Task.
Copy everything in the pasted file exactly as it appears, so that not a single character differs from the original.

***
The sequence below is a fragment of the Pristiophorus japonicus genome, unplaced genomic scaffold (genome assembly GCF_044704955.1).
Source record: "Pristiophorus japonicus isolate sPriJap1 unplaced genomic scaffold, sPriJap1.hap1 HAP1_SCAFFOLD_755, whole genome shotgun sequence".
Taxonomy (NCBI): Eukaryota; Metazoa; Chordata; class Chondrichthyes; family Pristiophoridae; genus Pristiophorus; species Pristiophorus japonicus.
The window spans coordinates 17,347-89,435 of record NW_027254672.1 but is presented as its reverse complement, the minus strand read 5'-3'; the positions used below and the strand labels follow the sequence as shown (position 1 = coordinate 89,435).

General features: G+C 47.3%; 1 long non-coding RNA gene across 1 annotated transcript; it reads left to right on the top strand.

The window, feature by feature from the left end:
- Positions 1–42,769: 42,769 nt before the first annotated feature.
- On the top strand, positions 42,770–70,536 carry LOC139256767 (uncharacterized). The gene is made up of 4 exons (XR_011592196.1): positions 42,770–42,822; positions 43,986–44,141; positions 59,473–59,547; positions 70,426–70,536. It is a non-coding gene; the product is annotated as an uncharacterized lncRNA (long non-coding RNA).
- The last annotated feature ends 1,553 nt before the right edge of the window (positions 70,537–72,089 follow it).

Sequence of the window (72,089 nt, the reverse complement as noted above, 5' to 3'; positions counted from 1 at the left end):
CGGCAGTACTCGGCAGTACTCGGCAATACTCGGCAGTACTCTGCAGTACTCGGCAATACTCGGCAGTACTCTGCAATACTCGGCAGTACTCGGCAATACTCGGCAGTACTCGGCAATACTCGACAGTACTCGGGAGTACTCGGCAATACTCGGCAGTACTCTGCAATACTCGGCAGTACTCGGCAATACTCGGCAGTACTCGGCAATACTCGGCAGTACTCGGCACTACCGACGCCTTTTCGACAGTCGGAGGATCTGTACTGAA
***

The sequence below is a fragment of the Pristiophorus japonicus genome, unplaced genomic scaffold (genome assembly GCF_044704955.1).
Source record: "Pristiophorus japonicus isolate sPriJap1 unplaced genomic scaffold, sPriJap1.hap1 HAP1_SCAFFOLD_755, whole genome shotgun sequence".
Taxonomy (NCBI): Eukaryota; Metazoa; Chordata; class Chondrichthyes; family Pristiophoridae; genus Pristiophorus; species Pristiophorus japonicus.
The window spans coordinates 17,347-89,435 of record NW_027254672.1 but is presented as its reverse complement, the minus strand read 5'-3'; the positions used below and the strand labels follow the sequence as shown (position 1 = coordinate 89,435).

General features: G+C 47.3%; 1 long non-coding RNA gene across 1 annotated transcript; it reads left to right on the top strand.

The window, feature by feature from the left end:
- Positions 1–42,769: 42,769 nt before the first annotated feature.
- On the top strand, positions 42,770–70,536 carry LOC139256767 (uncharacterized). The gene is made up of 4 exons (XR_011592196.1): positions 42,770–42,822; positions 43,986–44,141; positions 59,473–59,547; positions 70,426–70,536. It is a non-coding gene; the product is annotated as an uncharacterized lncRNA (long non-coding RNA).
- The last annotated feature ends 1,553 nt before the right edge of the window (positions 70,537–72,089 follow it).

Sequence of the window (72,089 nt, the reverse complement as noted above, 5' to 3'; positions counted from 1 at the left end):
CGGCAGTACTCGGCAGTACTCGGCAATACTCGGCAGTACTCTGCAGTACTCGGCAATACTCGGCAGTACTCTGCAATACTCGGCAGTACTCGGCAATACTCGGCAGTACTCGGCAATACTCGACAGTACTCGGGAGTACTCGGCAATACTCGGCAGTACTCTGCAATACTCGGCAGTACTCGGCAATACTCGGCAGTACTCGGCAATACTCGGCAGTACTCGGCACTACCGACGCCTTTTCGACAGTCGGAGGATCTGTACTGAA